VMware releases updated versions of VMware Fusion, the company's Mac OS X virtualization product, on a regular...
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basis, but many Mac users neglect to update to newer versions after initial installation and subsequently miss out on some great features.
In this article, we'll be looking at some of the features offered in VMware Fusion 8 -- the latest release -- and hopefully give some Mac users the incentive to update their virtualization software.
When VMware released Fusion 7, the company offered two versions of the product: a regular version and an advanced version. The regular version targets the typical desktop user who needs to use VMs occasionally, while the advanced version, VMware Fusion Pro, was designed for professional system administrators and developers. VMware Fusion provides all of the tools needed to work with VMs, and VMware Fusion Pro offers some nice advanced features that allow administrators to integrate Fusion with other VMware products, such as vSphere, ESXi, vCloud Air and Workstation.
VMware Fusion 8 Pro features
With VMware Fusion 8 Pro, users can access VMs regardless of which VMware environment they're running in. When integrated with vCloud Air, for example, you can see complete lists of all available vCloud Air and Fusion Pro VMs. Fusion Pro also works well in environments that require a strict separation between VM testing and VM deployment. VMs can be created in Fusion Pro, and then can be uploaded to either vCloud Air or vSphere ESXi.
In addition to allowing users to upload VMs, Fusion Pro also offers an option to work with remote VMs. You can create remote VMs in multiple platforms and display their health summaries as well. These features, however useful, are not robust enough to replace either the vSphere client or vSphere Web client, but they can give administrators a quick overview of the current state of VMs on a Mac.
One interesting and exclusive new Fusion Pro feature is IPv6 Network Address Translation (NAT) networking. IPv6 NAT stands out because it isn't directly related to integration with other VMware data center offerings, in large part due to the fact that it is intended for professional use only.
New features for all versions of Fusion 8
The driving force behind the release of VMware Fusion 8 is the release of Windows 10. The new features found in both versions of Fusion are oriented toward offering support for this important new client operating system. Windows 10 is now also supported in Boot Camp. Fusion 8 offers a P2V migration to Windows 10 as well as autodetect and easy install. Fusion also supports the latest version of Mac OS X, as is the case for the most significant Linux distributions, including Ubuntu, Fedora, CentOS and Red Hat Enterprise Linux. Even more interesting is that VMware Project Photon is now supported as a VM, which allows Fusion users to test-drive the VMware platform for working with containers.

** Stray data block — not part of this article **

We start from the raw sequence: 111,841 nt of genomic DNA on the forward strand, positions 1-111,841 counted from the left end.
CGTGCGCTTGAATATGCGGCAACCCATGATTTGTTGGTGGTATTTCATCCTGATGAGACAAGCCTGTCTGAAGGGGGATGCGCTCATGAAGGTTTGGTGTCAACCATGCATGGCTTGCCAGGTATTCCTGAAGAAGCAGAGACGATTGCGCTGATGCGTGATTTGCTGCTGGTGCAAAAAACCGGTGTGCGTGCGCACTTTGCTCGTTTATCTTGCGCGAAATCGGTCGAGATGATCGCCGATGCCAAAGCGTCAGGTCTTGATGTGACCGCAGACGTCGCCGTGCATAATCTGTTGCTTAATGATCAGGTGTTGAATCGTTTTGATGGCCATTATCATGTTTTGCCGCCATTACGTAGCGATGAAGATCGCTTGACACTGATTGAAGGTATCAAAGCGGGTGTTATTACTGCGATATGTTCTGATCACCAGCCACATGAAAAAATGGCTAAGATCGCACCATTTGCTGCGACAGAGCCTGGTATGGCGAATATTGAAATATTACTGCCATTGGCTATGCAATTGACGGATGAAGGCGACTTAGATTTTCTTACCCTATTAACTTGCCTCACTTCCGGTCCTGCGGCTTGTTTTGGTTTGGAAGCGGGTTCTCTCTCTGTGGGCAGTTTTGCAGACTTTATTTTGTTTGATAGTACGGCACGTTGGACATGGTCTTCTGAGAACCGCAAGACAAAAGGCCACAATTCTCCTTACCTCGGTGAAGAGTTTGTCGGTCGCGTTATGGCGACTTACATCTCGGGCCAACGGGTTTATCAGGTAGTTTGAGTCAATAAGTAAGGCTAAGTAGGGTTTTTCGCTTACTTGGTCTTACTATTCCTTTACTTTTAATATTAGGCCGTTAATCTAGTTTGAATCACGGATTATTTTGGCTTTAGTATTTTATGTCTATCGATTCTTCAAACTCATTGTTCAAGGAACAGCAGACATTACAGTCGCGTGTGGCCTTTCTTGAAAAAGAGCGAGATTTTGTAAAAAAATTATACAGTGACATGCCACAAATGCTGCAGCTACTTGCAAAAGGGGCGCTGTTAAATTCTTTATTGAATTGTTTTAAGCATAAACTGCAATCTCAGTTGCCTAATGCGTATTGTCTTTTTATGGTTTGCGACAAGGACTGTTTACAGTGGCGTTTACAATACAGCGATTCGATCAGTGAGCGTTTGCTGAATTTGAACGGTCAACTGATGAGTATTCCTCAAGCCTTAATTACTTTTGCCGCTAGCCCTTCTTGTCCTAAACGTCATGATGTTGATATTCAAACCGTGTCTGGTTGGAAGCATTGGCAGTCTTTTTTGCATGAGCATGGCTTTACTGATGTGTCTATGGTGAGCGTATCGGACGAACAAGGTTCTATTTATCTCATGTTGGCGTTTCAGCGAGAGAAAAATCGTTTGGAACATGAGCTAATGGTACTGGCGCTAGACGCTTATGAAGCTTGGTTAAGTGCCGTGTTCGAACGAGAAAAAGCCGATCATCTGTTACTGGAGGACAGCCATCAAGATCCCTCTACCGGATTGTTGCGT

The rest of the new features in VMware Fusion 8 were designed in the interest of creating a better user experience, with particular attention to better use of different graphics. Fusion 8 includes DirectX 10 and OpenGL 3.3, which allow it to work with the same standards as the virtualized OSes. The latest update also improves upon the resolution settings of previous versions, allowing users to set a global preference for resolution change, as well as preferences for individual VMs.
Fusion vs. Oracle VirtualBox
Even with all of these new features, is it worth purchasing VMware Fusion when alternatives such as Oracle VirtualBox are available for free? In all honesty, for amateur users, it probably isn't worth shelling out the cash to buy Fusion when VirtualBox allows you to perform many of the same functions without the cost. However, Fusion Pro offers exclusive features, including many integrations options for working with VMware data center projects, which justify its purchase to professional users and developers.
Should I upgrade to VMware Fusion Pro?
Is VMware Fusion relevant in a cloud-centric world?